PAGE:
summaries usually strategically to determine the relevance of what you’re
reading if an abstract or an executive summary suggests something is irrelevant
to your subject you may not need to continue reading it in its entirety also
take a critical stance towards the material that you read approach material
with caution I think carefully but the extent to which your sources are
dependable independent and uncompromised by bias the extent to which they’re
relevant to your focus and recent enough to be relevant I think about how
confident you are in the methodology and the methods used and the evidence that
they have produced by asking these questions you can be more certain that
you’re accessing the most relevant reliable and high-quality evidence it’s
an inevitability of research that at some point you will need to stop reading
and start writing but before you begin it can be useful to impose some order on
the material that you’ve consulted many researchers will produce short summaries
of the work that they’ve read in note form and then begin grouping studies
together around a particular theme group together those which have similar
findings or engage in similar debates this can often be the first step to
deciding on headings subheadings and as you progress can help you set up the
thematic and discursive structure or for your literature review researchers
conducting literature reviews are often urged to synthesize their review
essentially this means outlining the issues debates and findings you’ve
encountered by integrating material from across a range of sources which may
share a particular focus a typical paragraph in a letter
you should therefore summarize debates across a number of sources are not just
deal with one source separately at a time or an isolation a good literature
review will outline where sources agree and converge as well as where they may
diverge and engage in debate in your reading try to pay close attention to
how literature reviews are organized written structured and also the type of
discursive style and register authors use in their writing normally at the end
of a literature review the researcher equipped with the new knowledge and
insight that they’ve gained will pose research questions research questions
and not the questions that you will ask your research participants there the
questions that you want to answer by conducting your research project they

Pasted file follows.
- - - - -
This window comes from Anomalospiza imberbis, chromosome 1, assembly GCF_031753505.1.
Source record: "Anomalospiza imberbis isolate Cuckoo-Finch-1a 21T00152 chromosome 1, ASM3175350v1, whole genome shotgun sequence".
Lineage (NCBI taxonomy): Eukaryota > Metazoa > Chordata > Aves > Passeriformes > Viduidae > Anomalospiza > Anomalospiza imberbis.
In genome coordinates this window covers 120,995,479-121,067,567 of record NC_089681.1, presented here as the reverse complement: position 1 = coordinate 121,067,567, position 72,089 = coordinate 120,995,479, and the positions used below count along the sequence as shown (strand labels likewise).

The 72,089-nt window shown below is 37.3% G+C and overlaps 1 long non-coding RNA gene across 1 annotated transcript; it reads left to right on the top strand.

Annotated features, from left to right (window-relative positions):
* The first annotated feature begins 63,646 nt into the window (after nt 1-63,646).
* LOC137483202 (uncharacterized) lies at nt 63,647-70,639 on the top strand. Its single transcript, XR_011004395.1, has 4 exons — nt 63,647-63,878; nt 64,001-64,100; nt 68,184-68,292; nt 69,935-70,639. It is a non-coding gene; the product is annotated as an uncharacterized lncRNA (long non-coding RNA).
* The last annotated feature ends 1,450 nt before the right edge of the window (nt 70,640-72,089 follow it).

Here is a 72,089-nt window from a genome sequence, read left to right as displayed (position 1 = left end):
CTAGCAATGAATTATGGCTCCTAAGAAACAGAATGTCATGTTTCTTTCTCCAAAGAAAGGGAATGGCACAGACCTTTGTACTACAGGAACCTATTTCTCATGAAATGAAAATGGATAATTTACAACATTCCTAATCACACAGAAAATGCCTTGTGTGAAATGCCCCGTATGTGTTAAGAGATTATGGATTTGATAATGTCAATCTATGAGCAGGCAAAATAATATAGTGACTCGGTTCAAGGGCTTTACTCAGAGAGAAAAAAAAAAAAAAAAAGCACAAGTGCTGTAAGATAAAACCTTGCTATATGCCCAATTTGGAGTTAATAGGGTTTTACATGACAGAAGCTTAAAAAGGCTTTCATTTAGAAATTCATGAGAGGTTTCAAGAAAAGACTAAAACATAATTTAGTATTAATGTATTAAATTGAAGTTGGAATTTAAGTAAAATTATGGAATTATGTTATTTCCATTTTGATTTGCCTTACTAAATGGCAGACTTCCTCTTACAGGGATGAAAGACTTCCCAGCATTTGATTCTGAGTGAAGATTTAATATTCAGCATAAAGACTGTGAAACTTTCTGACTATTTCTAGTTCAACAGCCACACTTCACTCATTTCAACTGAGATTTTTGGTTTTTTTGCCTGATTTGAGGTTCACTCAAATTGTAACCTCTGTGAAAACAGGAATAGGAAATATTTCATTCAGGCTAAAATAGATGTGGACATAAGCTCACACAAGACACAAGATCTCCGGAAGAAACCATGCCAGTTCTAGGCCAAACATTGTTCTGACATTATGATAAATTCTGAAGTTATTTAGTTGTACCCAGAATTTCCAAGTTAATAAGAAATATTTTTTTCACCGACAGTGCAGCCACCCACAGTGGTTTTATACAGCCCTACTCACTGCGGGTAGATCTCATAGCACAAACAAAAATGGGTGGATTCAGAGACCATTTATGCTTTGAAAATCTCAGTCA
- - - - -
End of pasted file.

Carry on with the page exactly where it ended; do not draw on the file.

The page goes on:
are effectively your study objectives the lines of inquiry that will guide
your data collection your analysis and the conclusions you draw from the work
research questions are fundamental to ensuring that your study is coherent
cohesive and maintains a clear and consistent focus throughout try to pose
research questions that are grounded clearly in the evidence that you’ve
reviewed this ensures that there is alignment built into every face of your
project your research question should be organized around a consistent and
coherent theme you may want to investigate different aspects of the
same subject and that’s perfectly acceptable but do ensure that the
research questions you posed relate to a common theme and to one another they
should also be achievable practical and answerable try to pose questions that
you can answer with the data that you are likely to gather so here’s a summary
of the key points that we’ve covered here useful insight in professional
research an inquiry can take many forms a review of literature and evidence is
essential to gain an overview on what is known and what can help shape your
research focus develop a strategic and systematic
approach to searching and screening and take a critical stance towards the
material that you read thinking carefully about how dependable relevant
and robust sources and finally organize your material and your writing
imposing order on the work as you progress these are the sources referred
to in this presentation and here’s some further reading on this subject these
are some really useful sources which can help you gain further insight into how
to conduct a literature review you